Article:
Elvish, orcish & the Black Speech
This is a hypothetical internal history of the Black Speech were I sketch my version of the relationship between Orcish and the Black speech and Primitive elvish. It should be pointed out that one reason for this hypothesis is pragmatic; to connect the Black Speech to a Primitive Orcish as a dialect of Primitive Elvish opens up a lot more source material to work with.
According to Appendix F in The Lord of the Rings “the Black Speech was devised by Sauron in the Dark Years, and that he had desired to make it the language of all those that served him, but he failed in that purpose. From the Black Speech, however, were derived many of the words that were in the Third Age wide-spread among the Orcs, such as ghâsh ‘fire’, but after the first overthrow of Sauron this language in its ancient form was forgotten by all but the Nazgûl. When Sauron arose again, it became once more the language of Barad-dûr and of the captains of Mordor.” And that the Olog-hai, the Troll-race bred by Sauron in the Third Age,“spoke little, and the only tongue that they knew was the Black Speech of Barad-dûr.”
1. Orcish speech and Primitive Elvish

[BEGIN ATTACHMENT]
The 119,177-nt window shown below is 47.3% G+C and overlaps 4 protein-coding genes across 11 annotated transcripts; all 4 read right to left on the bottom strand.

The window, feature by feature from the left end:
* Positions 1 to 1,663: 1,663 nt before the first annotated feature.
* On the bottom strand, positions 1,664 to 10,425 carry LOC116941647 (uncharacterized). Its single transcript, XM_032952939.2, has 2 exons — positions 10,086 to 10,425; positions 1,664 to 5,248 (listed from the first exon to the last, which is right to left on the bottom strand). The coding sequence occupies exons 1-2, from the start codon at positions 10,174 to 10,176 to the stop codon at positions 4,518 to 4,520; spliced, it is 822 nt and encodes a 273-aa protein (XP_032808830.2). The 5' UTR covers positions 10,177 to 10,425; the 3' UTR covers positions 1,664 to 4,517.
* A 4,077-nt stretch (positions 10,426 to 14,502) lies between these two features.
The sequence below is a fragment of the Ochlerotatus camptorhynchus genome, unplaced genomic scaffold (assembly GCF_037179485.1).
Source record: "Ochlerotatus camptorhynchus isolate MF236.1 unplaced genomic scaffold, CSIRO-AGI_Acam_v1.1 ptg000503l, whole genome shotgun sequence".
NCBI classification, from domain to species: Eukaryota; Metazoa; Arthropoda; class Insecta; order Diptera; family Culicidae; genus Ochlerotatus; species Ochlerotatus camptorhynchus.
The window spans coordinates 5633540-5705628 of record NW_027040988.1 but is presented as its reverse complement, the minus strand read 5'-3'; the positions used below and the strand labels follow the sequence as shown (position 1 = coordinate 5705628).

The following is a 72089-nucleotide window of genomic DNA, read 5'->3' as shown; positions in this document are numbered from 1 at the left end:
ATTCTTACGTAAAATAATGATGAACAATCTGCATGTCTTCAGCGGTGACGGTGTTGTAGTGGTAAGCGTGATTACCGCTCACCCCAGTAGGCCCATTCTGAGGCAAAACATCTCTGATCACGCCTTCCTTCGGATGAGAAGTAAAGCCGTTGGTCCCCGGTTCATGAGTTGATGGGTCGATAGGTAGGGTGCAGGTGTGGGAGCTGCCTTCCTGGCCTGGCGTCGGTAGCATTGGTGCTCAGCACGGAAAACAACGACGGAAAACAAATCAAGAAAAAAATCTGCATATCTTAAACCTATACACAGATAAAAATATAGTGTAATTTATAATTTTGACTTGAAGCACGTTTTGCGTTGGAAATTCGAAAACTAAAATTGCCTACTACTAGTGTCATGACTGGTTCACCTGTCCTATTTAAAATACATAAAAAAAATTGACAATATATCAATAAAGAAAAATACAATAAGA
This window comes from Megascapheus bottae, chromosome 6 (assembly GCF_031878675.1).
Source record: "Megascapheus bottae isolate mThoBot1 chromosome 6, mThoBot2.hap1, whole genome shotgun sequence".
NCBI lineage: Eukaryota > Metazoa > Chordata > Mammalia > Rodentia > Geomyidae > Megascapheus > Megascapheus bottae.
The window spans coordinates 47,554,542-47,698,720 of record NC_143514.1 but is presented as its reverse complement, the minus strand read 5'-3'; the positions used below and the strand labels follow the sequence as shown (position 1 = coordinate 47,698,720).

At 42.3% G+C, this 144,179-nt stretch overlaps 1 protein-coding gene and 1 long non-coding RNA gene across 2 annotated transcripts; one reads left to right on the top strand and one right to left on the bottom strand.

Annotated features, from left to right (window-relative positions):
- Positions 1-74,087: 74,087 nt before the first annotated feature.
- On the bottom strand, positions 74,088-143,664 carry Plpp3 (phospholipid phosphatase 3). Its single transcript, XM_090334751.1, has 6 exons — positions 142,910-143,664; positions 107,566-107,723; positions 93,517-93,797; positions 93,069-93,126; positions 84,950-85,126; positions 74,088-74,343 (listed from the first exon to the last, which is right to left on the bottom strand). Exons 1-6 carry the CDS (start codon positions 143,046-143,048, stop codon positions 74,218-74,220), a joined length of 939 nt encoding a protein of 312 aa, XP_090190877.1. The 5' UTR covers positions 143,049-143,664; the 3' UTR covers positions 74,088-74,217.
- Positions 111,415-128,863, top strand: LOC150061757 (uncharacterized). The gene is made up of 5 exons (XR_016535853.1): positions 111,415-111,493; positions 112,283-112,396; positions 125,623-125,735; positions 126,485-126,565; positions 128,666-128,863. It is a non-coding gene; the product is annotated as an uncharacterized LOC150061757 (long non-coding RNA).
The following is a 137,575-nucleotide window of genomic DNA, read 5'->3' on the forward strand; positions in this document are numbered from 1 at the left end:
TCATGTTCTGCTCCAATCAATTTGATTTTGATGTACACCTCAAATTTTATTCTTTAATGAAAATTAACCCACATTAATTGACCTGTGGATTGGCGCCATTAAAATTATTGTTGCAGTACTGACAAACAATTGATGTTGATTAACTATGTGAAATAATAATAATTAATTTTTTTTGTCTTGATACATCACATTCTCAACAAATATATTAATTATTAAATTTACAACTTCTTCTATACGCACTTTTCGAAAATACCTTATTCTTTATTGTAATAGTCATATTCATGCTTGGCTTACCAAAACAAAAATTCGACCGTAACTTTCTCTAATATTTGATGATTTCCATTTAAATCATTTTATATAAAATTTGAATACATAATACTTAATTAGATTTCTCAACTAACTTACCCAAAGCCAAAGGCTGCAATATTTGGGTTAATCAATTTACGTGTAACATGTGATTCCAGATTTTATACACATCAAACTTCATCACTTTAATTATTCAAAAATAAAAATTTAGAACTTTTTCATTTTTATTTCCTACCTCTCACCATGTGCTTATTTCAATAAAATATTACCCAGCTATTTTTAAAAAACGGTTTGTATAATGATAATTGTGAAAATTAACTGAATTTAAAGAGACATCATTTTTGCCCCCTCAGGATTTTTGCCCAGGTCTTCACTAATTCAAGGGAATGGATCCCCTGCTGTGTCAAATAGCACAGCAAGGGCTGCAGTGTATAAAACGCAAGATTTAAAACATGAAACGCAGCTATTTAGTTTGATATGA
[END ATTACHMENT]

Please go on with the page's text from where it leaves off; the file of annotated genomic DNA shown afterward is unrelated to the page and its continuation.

The speech of the Orcs was from the beginning incoherent and according to Appendix F “they had no language of their own, but took what they could of other tongues and perverted it to their own liking, yet they made only brutal jargons, scarcely sufficient even for their own needs, unless it were for curses and abuse.” Helge K. Fauskanger takes the example of of the word Golug (Noldor Elf) as a borrowing from Sindarin Golodh of the same meaning. Another example is the word Uruk (orc) which is very similar to Quenya urco or orco and sindarin orch but it is identical to Primitive Elvish uruk or urukû which means “horror”. One can quite easily imagine that the captive Elves became horrors in their own eyes.
My interpretation is that the first speech of the orcs actually was a dialect of Primitive Elvish. This, of course, is just a hypothesis but it opens a whole new source of material for the development of a hypothetical Black Speech and there is more to it than the word uruk. It is not far fetched but rather reasonable that if the first orcs descended from elves then their speech ought to do so as well.
There are also some similarities between some words in the Ring verse. There is the element ‘dur’ in durbatulûk (to rule them all) which is quite similar to the Primitive Elvish tûrê and Quenya tur- of the same meaning. Then there is the word burzum (darkness) with the element bur(z) which is also present in Lugbúrz (The Dark Tower) which is quite like the Primitive Elvish mori and Quenya morë. And then there is the postposition or locative ending -ishi which is not that dissimilar to the Quenya locative ending -ssë.